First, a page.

The Open Society Foundations has announced the inaugural recipients of the Soros Equality Fellowship, a new initiative designed to help emerging mid-career professionals become long-term leaders in the field of racial justice.
Through the program, OSF will support innovators and risk-takers striving to create and develop new ways of addressing the challenges of racial disparity and discrimination in the United States. In addition to nurturing their specific projects, the program will provide fellows with leadership development training, networking opportunities, and other professional support aimed at connecting their energy and ideas with the wisdom of experience.
Chosen from more than a thousand applicants representing a diverse array of professions — from the arts and advocacy to journalism and documentary filmmaking — the 2017 Soros Equality Fellows will receive stipends ranging from $80,000 to $100,000 over twelve to eighteen months in support of their work to advance racial justice. This year's fellows include Alice Hom, who will use her award to create a digital archive of oral histories of queer and trans people of color; Leah Penniman, who will train farm activists of color in strategies designed to advance structural advocacy in the food system, with a focus on farmworker rights; David Felix Sutcliffe, who will produce a documentary musical that examines mainstream media's role in spreading Islamophobia; and Hank Willis Thomas, who will use contemporary advertising agency tools to create a campaign aimed at exploring and discrediting distortions in the racial narrative of the United States.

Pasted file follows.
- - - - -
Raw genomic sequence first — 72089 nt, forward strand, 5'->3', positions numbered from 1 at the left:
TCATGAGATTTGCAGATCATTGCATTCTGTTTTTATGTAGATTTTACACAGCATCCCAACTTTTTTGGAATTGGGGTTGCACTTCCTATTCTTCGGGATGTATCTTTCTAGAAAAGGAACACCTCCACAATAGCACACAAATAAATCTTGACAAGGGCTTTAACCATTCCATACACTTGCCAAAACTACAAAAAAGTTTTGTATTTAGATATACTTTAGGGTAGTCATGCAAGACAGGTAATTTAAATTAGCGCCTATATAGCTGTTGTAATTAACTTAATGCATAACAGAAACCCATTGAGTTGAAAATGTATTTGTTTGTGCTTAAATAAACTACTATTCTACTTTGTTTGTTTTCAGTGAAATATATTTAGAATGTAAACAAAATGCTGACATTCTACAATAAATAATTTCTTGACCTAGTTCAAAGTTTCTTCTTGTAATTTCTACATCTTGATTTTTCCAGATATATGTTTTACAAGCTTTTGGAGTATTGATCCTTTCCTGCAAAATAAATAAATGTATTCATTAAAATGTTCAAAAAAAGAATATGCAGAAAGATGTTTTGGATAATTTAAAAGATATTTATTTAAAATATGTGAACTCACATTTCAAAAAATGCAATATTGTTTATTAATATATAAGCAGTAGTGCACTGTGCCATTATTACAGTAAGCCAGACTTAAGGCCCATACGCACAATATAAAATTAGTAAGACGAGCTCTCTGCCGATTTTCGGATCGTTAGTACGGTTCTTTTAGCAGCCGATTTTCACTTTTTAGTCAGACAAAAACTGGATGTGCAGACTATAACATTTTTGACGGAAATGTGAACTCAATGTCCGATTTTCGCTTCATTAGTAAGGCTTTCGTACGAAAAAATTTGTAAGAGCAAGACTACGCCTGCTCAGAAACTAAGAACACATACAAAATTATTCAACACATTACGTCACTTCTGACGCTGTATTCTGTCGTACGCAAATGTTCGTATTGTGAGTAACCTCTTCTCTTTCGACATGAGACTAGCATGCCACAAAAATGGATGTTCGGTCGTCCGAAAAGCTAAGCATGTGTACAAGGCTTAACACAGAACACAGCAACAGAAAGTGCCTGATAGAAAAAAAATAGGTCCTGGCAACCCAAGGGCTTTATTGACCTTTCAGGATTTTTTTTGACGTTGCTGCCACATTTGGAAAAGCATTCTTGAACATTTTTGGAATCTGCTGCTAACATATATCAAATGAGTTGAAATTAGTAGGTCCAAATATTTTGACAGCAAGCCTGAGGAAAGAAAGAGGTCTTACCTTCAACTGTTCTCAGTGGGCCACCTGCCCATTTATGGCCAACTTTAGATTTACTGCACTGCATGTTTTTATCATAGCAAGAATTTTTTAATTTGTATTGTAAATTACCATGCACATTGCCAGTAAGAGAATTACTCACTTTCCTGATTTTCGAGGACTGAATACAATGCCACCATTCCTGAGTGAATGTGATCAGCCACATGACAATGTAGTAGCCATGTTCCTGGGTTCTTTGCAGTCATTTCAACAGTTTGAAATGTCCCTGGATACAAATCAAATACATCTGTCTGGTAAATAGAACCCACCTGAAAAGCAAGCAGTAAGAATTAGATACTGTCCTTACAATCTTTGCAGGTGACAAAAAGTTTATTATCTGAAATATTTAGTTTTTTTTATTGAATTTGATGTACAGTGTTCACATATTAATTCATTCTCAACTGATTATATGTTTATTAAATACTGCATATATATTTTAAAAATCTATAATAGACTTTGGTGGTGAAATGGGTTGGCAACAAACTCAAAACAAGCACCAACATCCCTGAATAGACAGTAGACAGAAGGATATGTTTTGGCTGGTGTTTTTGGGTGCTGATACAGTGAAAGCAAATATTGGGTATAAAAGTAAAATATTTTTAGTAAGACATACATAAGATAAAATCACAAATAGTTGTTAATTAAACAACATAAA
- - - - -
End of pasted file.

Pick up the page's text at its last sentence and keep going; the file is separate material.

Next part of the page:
"We are living in a time of enormous challenge, when forces peddling fear and hate are pushing ever harder to normalize xenophobia and racism," said Leslie Gross-Davis, director of the equality team within the U.S. Programs division at OSF. "While the magnitude of the challenge is daunting, the inaugural class of Soros Equality Fellows gives me hope for the future. Their energy, creativity, and determination to tackle even the longest odds are an inspiration. The Open Society Foundations is honored to have the opportunity to support this amazing cohort of next-generation racial justice leaders."
For a complete list of 2017 Soros Equality Fellows, see the OSF website.